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£1.2m plan to turn Northern Ireland windmill into tourist asset

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Ballycopeland Windmill, built to process grain in Millisle, Co Down, at the end of the 19th century, is Northern Ireland’s only original working windmill

Ballycopeland Windmill, built to process grain in Millisle, Co Down, at the end of the 19th century, is Northern Ireland’s only original working windmill

Ballycopeland Windmill, built to process grain in Millisle, Co Down, at the end of the 19th century, is Northern Ireland’s only original working windmill

Northern Ireland's only original working windmill has been granted a £1.2m regeneration.

Ballycopeland Windmill in Millisle in Co Down will receive a new visitor centre/coffee shop, a new access road, car park and barn, as well as seeing existing cottages restored.

The Rural Tourism Scheme at the Department of Agriculture, Environment and Rural Affairs (DAERA) will fund the scheme, which received approval from Ards North Down Borough Council earlier this week at its planning committee meeting.

Ballycopeland is the only remaining local windmill with its original mechanism still existing.

It is also unique as the last remaining windmill in the world with the patented Hooper Roller Reefing gear, the system for operating the blinds on the sails on calmer days.

The plastered and white-washed tapering tower is a landmark in the area and the last remaining mill out of around 100 which previously existed in Co Down.

It was constructed between the 1780s and 1790s, appearing on the first Ordnance Survey maps of the area in 1830s, and processed grains until the First World War. It has been a public asset since 1937.

Although disused for many decades, the old windmill was restored to working order again in the 1970s.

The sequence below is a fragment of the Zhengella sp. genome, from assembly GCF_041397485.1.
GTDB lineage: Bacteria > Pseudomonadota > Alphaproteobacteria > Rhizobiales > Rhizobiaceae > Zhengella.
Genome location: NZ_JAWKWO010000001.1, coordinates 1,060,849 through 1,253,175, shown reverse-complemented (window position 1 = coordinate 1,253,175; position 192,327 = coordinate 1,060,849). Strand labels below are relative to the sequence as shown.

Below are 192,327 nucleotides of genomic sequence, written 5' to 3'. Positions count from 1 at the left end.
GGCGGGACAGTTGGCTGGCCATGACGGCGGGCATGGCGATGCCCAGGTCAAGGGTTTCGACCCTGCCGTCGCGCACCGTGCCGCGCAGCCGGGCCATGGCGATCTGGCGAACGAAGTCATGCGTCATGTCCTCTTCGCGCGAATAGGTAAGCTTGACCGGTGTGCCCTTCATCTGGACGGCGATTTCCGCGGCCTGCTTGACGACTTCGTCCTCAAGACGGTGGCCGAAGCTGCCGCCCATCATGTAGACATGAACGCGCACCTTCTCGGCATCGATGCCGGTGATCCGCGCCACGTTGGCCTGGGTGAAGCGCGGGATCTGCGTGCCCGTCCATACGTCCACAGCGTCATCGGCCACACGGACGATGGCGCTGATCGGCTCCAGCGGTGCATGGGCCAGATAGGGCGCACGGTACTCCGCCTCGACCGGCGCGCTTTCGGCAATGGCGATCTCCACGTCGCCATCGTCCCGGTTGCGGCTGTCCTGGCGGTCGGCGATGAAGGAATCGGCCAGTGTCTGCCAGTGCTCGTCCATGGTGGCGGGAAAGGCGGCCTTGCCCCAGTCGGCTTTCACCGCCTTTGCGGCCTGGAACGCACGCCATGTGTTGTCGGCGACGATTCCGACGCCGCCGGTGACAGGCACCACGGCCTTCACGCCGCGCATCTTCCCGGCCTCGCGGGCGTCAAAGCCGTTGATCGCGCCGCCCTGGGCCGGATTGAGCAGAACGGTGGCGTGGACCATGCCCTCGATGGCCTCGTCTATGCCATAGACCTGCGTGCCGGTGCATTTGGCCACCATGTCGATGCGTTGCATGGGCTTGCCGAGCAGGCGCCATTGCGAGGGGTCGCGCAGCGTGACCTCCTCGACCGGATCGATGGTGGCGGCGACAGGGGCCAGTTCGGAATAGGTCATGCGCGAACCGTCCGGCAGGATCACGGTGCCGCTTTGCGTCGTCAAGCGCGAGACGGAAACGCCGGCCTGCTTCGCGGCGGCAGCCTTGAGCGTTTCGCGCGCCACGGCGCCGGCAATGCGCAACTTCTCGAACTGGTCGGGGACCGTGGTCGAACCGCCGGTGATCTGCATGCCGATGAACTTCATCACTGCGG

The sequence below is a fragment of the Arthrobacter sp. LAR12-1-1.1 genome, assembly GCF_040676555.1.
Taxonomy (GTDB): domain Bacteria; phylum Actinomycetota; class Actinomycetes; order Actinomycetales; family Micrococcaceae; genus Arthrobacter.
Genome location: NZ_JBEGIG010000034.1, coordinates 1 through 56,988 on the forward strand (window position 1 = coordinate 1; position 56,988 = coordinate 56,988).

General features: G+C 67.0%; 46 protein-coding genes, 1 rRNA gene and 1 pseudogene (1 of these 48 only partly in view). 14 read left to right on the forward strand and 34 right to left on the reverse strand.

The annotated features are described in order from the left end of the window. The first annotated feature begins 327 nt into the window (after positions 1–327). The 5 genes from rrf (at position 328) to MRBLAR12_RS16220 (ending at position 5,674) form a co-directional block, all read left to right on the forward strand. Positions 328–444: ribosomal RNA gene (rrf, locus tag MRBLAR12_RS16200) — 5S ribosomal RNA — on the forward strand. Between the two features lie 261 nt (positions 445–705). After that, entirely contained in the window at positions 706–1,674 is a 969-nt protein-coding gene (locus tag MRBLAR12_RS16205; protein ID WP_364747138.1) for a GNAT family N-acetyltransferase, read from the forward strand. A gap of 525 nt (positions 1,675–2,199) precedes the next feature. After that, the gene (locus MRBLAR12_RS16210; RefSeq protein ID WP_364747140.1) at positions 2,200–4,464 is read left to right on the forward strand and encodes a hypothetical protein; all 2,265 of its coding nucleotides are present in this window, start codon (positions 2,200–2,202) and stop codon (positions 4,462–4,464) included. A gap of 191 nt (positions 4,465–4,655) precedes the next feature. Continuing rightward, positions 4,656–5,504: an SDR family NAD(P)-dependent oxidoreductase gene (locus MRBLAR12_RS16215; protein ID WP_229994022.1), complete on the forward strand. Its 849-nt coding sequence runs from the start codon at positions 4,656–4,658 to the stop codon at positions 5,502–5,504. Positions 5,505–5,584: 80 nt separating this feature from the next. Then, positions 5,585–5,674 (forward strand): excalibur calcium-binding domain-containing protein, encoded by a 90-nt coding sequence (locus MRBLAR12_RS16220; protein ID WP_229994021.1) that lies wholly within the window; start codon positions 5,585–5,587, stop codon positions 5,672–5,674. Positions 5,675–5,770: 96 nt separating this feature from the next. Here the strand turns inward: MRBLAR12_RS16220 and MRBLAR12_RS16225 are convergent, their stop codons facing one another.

The site is currently managed by the Historic Environment Division (HED) at the Department for Communities.

It is not a listed building, but the windmill structure is categorised as a regionally important industrial heritage site.

A small visitor centre is currently located inside the miller's house, where the kiln and drying floor all still remain in their original positions at the site.

No objections to the plan were forwarded by any of the relevant official bodies, including DFI Roads and HED, and the likely impact of the proposal on biodiversity was deemed by council officers to be low.

The council committee learned there was one letter of objection from a local resident who referred to the plan as "complete contradiction to the established character of the area", and complained people in the new coffee shop could look into residents' bedrooms.

The council officer said local residents "shouldn't suffer any significant impact from the coffee shop".

DUP councillor for Ards Peninsula Eddie Thompson proposed the council accept the regeneration. He said: "This will be a great tourist asset when it gets running. It's really exciting to see this plan.

There is no other windmill in the world like the one we have in Millisle, and I am sure we will reap the benefits when we develop this site."

Alliance councillor Deborah Girvan, who seconded the proposal, commended councillor Thompson's endorsement of the project and suggested to the council he should be permitted to unveil the new centre.

The committee unanimously agreed to the proposal, subject to the planning department's conditions, and it is expected to receive full ratification at the next full Ards North Down council meeting.

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